As I work hard finishing what will become my sixth published novel I find myself thinking about the things that I’ve learned in this crazy, crazy industry in the last three years.
Yes, CHEATING AT SOLITAIRE (my first published novel) has been out a mere three years.
And yet for some reason these days I feel like something of an old-timer in this business.
Maybe that’s because so many things have changed in that time. Chick lit burned out. Vampires started ruling the world. Harry Potter ended, and a little-known writer named Ally Carter was able to actually quit her day job.
So I’ve learned some things that are true. And, most of all, I’ve learned some things that are false.
What follows is my personal list of eleven myths about the publishing industry. It’s been influenced by what I’ve seen and heard and, most of all, what I’ve experienced.
Ask a different writer and I’m sure you’ll get a different list.
But this is my blog, so here goes:
1. You have to know someone to break in.
This couldn’t be less true, in my opinion. Or maybe just in my experience since probably the first person in publishing I ever spoke to on the phone was my agent when she called to offer to represent me.
How did I possibly “break in” if I didn’t know someone?!?!?
Well…I wrote a book. Then I rewrote it. Then I rewrote it some more.
Then I entered it in a state-wide writing contest and it won and the judge’s critique sheet was one line: “why hasn’t this been published?”
And only then did I presume to think I was ready.
So I started researching and querying agents and one of them, Kristin Nelson, was a fit for me.
2. You should put at least as much energy into promoting your book as you spent writing your book.
There are people who will throw things at me for saying this. I’m ready for the comments section to explode. But I’m going to say it anyway because I believe that it is true.
Writing is the single-most important aspect of our jobs. No doubt. No question.
I could have spent months–years, even–promoting CHEATING AT SOLITAIRE–a book that I was proud of and liked. But it was also a chick lit book that came out in the height of the chick lit bust. It was a book that was barely stocked in most major chain stores. It was a book that received little-to-no (closer to no) co-op (the money that publishers have to spend to get books on endcaps and front tables at places like Barnes and Noble.)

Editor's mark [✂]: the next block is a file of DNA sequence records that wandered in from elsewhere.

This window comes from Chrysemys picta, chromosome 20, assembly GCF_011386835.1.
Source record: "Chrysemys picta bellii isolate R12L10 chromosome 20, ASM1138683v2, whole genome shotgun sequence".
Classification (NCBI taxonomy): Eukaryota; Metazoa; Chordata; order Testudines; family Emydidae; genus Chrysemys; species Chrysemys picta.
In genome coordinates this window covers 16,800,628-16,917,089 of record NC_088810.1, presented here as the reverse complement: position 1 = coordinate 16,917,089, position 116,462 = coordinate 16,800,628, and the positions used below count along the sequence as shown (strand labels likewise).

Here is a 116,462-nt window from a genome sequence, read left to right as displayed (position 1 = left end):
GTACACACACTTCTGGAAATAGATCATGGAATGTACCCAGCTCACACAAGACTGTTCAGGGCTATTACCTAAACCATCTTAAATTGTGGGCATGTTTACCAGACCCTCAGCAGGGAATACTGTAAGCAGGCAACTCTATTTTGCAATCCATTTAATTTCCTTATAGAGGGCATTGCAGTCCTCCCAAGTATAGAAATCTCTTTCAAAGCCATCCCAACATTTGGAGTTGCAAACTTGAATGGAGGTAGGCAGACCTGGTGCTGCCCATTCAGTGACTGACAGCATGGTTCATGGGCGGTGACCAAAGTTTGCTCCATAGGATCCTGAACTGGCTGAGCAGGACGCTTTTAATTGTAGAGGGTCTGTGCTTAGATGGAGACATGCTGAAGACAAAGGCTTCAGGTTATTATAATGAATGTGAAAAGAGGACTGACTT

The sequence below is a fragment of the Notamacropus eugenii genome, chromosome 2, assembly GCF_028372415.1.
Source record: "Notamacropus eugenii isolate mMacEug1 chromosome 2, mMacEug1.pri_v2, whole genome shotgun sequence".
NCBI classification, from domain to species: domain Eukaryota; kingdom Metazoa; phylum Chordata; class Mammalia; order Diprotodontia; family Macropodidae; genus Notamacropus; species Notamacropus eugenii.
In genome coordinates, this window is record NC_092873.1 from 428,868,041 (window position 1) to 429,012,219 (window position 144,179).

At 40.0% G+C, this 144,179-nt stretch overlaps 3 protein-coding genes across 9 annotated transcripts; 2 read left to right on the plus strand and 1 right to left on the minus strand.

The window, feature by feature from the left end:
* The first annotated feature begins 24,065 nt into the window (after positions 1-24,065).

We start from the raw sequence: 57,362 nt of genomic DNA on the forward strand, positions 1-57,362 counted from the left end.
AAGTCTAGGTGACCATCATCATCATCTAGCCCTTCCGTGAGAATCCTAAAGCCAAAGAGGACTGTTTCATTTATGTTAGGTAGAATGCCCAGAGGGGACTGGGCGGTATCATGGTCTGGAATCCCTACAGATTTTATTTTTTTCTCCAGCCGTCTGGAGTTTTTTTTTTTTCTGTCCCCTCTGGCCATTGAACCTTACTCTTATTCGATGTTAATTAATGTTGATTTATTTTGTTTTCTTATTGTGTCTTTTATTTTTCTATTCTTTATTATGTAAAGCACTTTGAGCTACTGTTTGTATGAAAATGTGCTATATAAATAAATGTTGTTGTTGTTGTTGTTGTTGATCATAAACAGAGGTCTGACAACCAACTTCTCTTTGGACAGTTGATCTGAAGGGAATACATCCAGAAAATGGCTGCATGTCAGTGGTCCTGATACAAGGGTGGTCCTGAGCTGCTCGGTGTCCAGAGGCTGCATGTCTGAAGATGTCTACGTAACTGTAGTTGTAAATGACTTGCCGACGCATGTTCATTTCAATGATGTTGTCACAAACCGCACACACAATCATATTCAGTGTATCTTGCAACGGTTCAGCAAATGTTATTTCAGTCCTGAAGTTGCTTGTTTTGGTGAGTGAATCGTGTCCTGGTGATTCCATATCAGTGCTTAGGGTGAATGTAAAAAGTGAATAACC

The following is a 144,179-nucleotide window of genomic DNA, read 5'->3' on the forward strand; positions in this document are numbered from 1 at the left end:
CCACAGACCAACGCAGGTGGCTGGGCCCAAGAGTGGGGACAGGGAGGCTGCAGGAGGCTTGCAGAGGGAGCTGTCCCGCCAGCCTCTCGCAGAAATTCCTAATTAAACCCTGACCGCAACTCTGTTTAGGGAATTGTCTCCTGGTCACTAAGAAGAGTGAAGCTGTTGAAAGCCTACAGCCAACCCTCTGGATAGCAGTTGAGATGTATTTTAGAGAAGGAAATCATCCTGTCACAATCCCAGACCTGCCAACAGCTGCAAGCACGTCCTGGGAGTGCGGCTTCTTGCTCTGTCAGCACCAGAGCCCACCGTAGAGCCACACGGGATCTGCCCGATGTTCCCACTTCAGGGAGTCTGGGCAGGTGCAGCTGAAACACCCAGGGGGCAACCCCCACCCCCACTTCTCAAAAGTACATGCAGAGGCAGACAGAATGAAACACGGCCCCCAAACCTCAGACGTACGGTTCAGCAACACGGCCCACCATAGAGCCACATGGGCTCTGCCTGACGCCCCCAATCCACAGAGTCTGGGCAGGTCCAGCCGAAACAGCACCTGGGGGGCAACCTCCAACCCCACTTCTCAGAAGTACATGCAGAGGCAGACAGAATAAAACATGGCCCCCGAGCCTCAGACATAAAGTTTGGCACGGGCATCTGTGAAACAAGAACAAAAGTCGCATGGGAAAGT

I could have hustled my rear off promoting CHEATING AT SOLITAIRE and maybe I could have hand-sold a thousand or so more copies.
But I didn’t. Instead, I used that time to write I’D TELL YOU I LOVE YOU BUT THEN I’D HAVE TO KILL YOU which ended up on the New York Times bestseller list.
Personally, I think that was time well spent.
3. You will get incredibly rich. OR… You will be incredibly poor.
In many, many ways being a professional author is like being a professional baseball player. There are people in the “big leagues” who will earn millions of dollars for, perhaps, a few months’ worth of work.
However, just like professional athletes, these people may only have a few years on top and they may have to live off of a few lucrative contracts for the rest of their life.
Also, remember that those people are the extremes. For every person who is an all-star, there are dozens–if not hundreds–who are living paycheck to paycheck in the minor leagues.
But that’s not to say that there will be a handful of writers who get incredibly rich and the rest will live in poverty.
I realized the other day that of my ten or so “best” writer friends, almost all (let’s say 8/10) write full-time and only one or two are what would be classified as “best sellers”.
The remainder have solid upper-midlist sales. They do a great job of budgeting. They’re very savvy and aggressive when it comes to diversifying what they write (they might have a YA series with one publisher, a picture book deal with another, a Middle Grade proposal out with a third, etc).
And, most of all, these people WRITE.
Writing isn’t a hobby that they pick up and lay down whenever the mood strikes. They don’t wait on their muse.
It’s their job to write just like it’s a ballplayer’s job to go to the ballpark. And so even though not everyone is getting rich, not everyone is starving to death either.
4. Getting an agent is the hard part.
Yeah, I hear this one a lot. And yeah, it’s wrong. Totally and completely wrong.
I remember back when I was still trying to write screenplays, I saw a quote by a very successful screenwriter on the great site www.wordplayer.com. I can’t remember who said it or exactly how it went, but it was something like “if you’ve written a truly great screenplay then don’t worry about finding an agent. You could bury a truly great screenplay in your backyard and by morning a half dozen agents will find you.”
I love that quote. It’s so, so, so true.
I already had an agent when I wrote Love You, Kill You, but if I hadn’t had an agent…
And if I’d written up a cover letter and synopsis about that book and sent them out to twenty agents…
And if they’d been the twenty correct agents (agents accepting material, agents looking for high-concept YAs, etc)…